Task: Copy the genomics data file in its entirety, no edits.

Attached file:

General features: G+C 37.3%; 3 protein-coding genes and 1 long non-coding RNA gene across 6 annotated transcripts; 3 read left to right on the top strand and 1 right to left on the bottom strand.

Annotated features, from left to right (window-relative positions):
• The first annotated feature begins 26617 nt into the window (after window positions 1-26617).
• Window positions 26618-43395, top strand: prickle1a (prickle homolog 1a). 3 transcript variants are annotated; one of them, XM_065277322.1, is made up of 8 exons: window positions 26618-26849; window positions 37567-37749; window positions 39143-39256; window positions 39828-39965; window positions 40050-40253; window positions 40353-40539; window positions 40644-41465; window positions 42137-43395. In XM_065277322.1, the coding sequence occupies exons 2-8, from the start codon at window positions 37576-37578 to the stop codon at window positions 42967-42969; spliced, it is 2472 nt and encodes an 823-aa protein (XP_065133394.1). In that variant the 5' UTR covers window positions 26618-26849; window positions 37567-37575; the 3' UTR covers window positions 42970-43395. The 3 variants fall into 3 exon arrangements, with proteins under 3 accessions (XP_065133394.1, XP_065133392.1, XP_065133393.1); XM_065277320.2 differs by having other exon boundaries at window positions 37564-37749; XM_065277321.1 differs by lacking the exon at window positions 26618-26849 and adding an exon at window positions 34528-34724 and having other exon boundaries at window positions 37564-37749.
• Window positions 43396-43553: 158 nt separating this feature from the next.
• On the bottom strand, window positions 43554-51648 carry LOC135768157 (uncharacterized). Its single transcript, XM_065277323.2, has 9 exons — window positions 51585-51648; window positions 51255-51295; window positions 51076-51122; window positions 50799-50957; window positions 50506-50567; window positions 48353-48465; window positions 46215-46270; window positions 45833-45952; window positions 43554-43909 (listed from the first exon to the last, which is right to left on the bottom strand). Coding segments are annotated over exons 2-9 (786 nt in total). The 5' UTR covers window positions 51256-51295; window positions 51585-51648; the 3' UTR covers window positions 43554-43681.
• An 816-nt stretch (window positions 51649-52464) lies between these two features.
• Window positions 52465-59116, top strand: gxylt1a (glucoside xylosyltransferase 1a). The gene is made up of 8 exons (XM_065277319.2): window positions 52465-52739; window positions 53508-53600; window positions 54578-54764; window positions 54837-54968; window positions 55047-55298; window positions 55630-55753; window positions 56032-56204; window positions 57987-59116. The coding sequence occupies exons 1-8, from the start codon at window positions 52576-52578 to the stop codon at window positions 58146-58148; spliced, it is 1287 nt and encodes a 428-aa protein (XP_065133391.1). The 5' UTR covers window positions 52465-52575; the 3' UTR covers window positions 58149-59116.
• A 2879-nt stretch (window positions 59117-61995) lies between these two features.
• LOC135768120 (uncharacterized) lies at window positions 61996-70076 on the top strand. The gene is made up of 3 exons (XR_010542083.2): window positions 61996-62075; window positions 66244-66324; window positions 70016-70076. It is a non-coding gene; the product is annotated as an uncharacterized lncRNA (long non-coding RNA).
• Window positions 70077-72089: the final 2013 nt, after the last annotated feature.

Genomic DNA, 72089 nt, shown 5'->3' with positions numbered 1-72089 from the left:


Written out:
General features: G+C 37.3%; 3 protein-coding genes and 1 long non-coding RNA gene across 6 annotated transcripts; 3 read left to right on the top strand and 1 right to left on the bottom strand.

Annotated features, from left to right (window-relative positions):
• The first annotated feature begins 26617 nt into the window (after window positions 1-26617).
• Window positions 26618-43395, top strand: prickle1a (prickle homolog 1a). 3 transcript variants are annotated; one of them, XM_065277322.1, is made up of 8 exons: window positions 26618-26849; window positions 37567-37749; window positions 39143-39256; window positions 39828-39965; window positions 40050-40253; window positions 40353-40539; window positions 40644-41465; window positions 42137-43395. In XM_065277322.1, the coding sequence occupies exons 2-8, from the start codon at window positions 37576-37578 to the stop codon at window positions 42967-42969; spliced, it is 2472 nt and encodes an 823-aa protein (XP_065133394.1). In that variant the 5' UTR covers window positions 26618-26849; window positions 37567-37575; the 3' UTR covers window positions 42970-43395. The 3 variants fall into 3 exon arrangements, with proteins under 3 accessions (XP_065133394.1, XP_065133392.1, XP_065133393.1); XM_065277320.2 differs by having other exon boundaries at window positions 37564-37749; XM_065277321.1 differs by lacking the exon at window positions 26618-26849 and adding an exon at window positions 34528-34724 and having other exon boundaries at window positions 37564-37749.
• Window positions 43396-43553: 158 nt separating this feature from the next.
• On the bottom strand, window positions 43554-51648 carry LOC135768157 (uncharacterized). Its single transcript, XM_065277323.2, has 9 exons — window positions 51585-51648; window positions 51255-51295; window positions 51076-51122; window positions 50799-50957; window positions 50506-50567; window positions 48353-48465; window positions 46215-46270; window positions 45833-45952; window positions 43554-43909 (listed from the first exon to the last, which is right to left on the bottom strand). Coding segments are annotated over exons 2-9 (786 nt in total). The 5' UTR covers window positions 51256-51295; window positions 51585-51648; the 3' UTR covers window positions 43554-43681.
• An 816-nt stretch (window positions 51649-52464) lies between these two features.
• Window positions 52465-59116, top strand: gxylt1a (glucoside xylosyltransferase 1a). The gene is made up of 8 exons (XM_065277319.2): window positions 52465-52739; window positions 53508-53600; window positions 54578-54764; window positions 54837-54968; window positions 55047-55298; window positions 55630-55753; window positions 56032-56204; window positions 57987-59116. The coding sequence occupies exons 1-8, from the start codon at window positions 52576-52578 to the stop codon at window positions 58146-58148; spliced, it is 1287 nt and encodes a 428-aa protein (XP_065133391.1). The 5' UTR covers window positions 52465-52575; the 3' UTR covers window positions 58149-59116.
• A 2879-nt stretch (window positions 59117-61995) lies between these two features.
• LOC135768120 (uncharacterized) lies at window positions 61996-70076 on the top strand. The gene is made up of 3 exons (XR_010542083.2): window positions 61996-62075; window positions 66244-66324; window positions 70016-70076. It is a non-coding gene; the product is annotated as an uncharacterized lncRNA (long non-coding RNA).
• Window positions 70077-72089: the final 2013 nt, after the last annotated feature.

Genomic DNA, 72089 nt, shown 5'->3' with positions numbered 1-72089 from the left: